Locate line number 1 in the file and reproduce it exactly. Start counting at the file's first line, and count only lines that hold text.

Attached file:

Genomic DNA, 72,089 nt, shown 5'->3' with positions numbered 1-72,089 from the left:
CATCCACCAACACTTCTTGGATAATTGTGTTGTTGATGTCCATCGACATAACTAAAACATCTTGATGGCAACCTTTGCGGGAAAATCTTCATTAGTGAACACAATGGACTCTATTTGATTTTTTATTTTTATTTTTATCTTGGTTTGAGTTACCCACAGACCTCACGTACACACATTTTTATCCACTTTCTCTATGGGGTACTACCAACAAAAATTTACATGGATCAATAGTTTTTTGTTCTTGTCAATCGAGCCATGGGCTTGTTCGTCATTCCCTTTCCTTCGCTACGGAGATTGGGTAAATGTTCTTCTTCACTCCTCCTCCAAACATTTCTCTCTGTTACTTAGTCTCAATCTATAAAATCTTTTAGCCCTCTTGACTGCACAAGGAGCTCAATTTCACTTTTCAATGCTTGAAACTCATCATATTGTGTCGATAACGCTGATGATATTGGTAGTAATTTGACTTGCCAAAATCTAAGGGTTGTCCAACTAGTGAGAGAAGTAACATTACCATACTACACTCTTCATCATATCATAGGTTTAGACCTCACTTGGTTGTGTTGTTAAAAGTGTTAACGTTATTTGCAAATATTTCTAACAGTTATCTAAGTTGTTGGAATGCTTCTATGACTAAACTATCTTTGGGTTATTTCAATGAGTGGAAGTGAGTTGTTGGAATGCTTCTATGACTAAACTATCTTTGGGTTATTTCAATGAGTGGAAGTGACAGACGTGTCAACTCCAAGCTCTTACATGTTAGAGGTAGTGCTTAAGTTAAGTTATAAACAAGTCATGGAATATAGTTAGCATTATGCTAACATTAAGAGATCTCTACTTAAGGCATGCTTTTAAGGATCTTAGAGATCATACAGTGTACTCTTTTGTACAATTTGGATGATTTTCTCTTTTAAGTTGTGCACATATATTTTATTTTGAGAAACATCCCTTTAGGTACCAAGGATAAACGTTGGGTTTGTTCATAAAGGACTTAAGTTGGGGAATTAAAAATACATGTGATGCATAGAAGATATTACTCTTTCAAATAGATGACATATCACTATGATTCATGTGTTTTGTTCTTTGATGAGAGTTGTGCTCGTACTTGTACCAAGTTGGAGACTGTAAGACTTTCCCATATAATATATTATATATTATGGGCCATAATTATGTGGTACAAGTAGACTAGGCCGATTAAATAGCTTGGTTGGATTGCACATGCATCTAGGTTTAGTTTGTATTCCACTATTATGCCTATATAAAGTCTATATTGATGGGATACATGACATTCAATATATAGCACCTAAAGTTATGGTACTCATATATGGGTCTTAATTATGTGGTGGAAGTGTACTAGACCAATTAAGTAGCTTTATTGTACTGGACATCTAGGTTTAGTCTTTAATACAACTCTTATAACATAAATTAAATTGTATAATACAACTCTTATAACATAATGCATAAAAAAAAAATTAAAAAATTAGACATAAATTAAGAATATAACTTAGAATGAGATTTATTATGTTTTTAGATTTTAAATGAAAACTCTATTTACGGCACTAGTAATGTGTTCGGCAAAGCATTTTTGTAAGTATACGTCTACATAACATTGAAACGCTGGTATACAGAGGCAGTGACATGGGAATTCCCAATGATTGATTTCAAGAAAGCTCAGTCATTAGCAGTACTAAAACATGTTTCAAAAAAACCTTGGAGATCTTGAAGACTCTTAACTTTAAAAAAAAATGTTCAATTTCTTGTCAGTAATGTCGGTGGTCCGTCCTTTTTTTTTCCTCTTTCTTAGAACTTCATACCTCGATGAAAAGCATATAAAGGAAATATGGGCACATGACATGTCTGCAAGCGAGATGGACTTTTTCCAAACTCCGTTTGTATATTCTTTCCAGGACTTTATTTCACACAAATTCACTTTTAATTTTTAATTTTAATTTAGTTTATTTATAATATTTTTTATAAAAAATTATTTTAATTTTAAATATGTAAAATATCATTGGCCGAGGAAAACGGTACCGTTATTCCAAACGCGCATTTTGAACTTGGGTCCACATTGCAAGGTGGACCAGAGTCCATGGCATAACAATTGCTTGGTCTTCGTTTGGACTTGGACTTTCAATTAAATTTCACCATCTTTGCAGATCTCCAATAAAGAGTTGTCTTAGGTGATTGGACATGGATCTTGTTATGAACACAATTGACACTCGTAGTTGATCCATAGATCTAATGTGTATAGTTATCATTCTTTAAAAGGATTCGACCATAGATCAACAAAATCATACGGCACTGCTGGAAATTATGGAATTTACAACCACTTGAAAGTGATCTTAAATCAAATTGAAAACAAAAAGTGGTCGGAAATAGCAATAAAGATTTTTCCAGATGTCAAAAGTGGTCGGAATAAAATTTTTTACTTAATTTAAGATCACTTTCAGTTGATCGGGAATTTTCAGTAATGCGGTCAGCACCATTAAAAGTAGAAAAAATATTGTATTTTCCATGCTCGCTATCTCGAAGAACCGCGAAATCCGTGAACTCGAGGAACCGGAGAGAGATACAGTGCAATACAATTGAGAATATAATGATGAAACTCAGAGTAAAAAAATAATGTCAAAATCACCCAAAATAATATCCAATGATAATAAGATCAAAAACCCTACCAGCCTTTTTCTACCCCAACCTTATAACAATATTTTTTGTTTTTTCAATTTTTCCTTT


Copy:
Genomic DNA, 72,089 nt, shown 5'->3' with positions numbered 1-72,089 from the left: